‘IL’ at Ease – Addressing concerns on the newly proposed Infrastructure Levy (IL)
Rob Quaile, Director of Regeneration and Development at Ardent, comments on the newly proposed Infrastructure Levy (IL) and shares some concerns about the potential impacts on development and regeneration.
The Levelling Up and Regeneration Bill (“LURB”) proposes to do away with the current Community Infrastructure Levy (“CIL”) regime in England and replace it with a new Infrastructure Levy (“IL”). So, the key questions are: what are these new proposals? how do they compare to the current CIL regime? And will the impact be positive or negative in terms of bringing forward developments, much-needed housing, and community infrastructure?
First things first – Mayoral CIL will continue in effect and CIL will remain in place in Wales. S106 will still exist as a mechanism to negotiate and document planning obligations – however, it will be utilised in a much narrower capacity or in-lieu of IL on larger sites. On the surface IL does not look too different to CIL – but some important differences are:
- Local planning authorities must charge IL in respect of development in its area, whereas they can choose whether or not to adopt CIL.
- IL will be set as percentage of gross development value (“GDV”), rather than based on floorspace.
- IL will be charged where any development takes place – which will include: (i) the creation of new buildings; (ii) work to existing buildings; and/or (iii) changes of use.
- IL can be applied to a wider raft of community infrastructure than CIL (including affordable housing) and regulations will clarify circumstances where IL can be offset against previous works, ringfenced for future works or when the charging authority can provide the funds to other bodies undertaking the works in line with the Infrastructure Delivery Strategy.
- The set IL rate should take into account (and seek to maintain) the:
- level of affordable housing which is funded by developers provided in the charging authority’s area;
- level of the funding provided by developers;
- economic viability of development;
- increases in the value of land;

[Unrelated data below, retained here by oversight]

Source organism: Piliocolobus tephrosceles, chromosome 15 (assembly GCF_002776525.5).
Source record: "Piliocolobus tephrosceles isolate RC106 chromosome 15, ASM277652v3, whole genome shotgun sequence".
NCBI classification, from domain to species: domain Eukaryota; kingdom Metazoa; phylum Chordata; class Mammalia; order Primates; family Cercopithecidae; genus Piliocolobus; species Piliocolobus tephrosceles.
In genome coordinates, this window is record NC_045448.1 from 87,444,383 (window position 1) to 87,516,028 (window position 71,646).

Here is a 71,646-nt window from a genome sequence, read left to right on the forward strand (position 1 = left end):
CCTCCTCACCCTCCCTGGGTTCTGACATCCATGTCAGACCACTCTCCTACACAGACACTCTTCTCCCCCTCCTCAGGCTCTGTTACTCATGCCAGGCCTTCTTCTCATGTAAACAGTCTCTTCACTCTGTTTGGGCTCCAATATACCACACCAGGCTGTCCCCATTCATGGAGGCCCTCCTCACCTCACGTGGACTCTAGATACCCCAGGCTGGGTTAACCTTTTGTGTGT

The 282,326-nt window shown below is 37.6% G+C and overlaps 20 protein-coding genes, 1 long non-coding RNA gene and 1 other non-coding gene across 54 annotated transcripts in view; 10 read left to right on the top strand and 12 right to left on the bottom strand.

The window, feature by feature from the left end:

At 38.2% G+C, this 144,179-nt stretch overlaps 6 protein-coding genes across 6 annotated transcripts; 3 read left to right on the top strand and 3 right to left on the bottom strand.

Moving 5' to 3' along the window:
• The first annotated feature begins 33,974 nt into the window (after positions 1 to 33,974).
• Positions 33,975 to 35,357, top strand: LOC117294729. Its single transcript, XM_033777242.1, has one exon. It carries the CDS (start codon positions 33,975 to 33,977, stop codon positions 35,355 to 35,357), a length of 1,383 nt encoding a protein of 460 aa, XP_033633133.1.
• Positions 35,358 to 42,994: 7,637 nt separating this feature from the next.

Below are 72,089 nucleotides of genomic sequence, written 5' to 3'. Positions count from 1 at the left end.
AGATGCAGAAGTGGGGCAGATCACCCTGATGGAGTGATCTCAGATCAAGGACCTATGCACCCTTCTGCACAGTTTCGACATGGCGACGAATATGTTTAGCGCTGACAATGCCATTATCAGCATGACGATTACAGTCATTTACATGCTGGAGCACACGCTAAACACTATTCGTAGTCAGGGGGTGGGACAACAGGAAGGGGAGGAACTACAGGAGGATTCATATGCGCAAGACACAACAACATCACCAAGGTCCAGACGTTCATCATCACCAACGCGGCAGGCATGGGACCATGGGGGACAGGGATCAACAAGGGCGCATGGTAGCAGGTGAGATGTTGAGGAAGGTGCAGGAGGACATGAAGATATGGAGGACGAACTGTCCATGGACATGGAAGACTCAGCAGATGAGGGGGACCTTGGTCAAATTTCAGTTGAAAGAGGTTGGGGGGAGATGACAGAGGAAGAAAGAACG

- IL receipts; and
- The charging authority’s Infrastructure Delivery Strategy.
In what is a bit of a running theme through the LURB, there is lack of important detail surrounding these proposals. I have searched for further information coming out of the Government on what we might expect to see coming forward through regulations, but I (C)IL haven’t found what I’m looking for (to only slightly misquote U2’s 1987 hit, for which I apologise).
There are a number of key changes in the IL and the clear aim is for a one-size-fits-all rate per charging authority to pay for all community infrastructure and affordable housing. However, as noted by Kate Henderson, Chief Executive of the National Housing Federation, when giving evidence to the House of Commons Levelling Up, Housing and Communities Committee LURB inquiry, this move away from the current system for securing planning obligations is “very high stakes”. For instance, IL will replace s106 in the majority of development cases but s106 obligations currently deliver 50% of the affordable homes in England. Almost full reliance on IL means that the correct rate setting within charging schedules will be absolutely vital to retaining and improving affordable housing provision. If charging authorities get the rates wrong, there could be a wholesale stifling of all types development as the levy rate would make development undeliverable until a charging schedule is revised or the market moves – this could cause a damaging freeze on sites coming forward (including the resultant funds for community infrastructure, affordable housing and jobs created by commercial development). This will make the IL rate setting exercise and examination both complex and time consuming – needing consideration of many more factors than CIL and having wide-ranging consequences.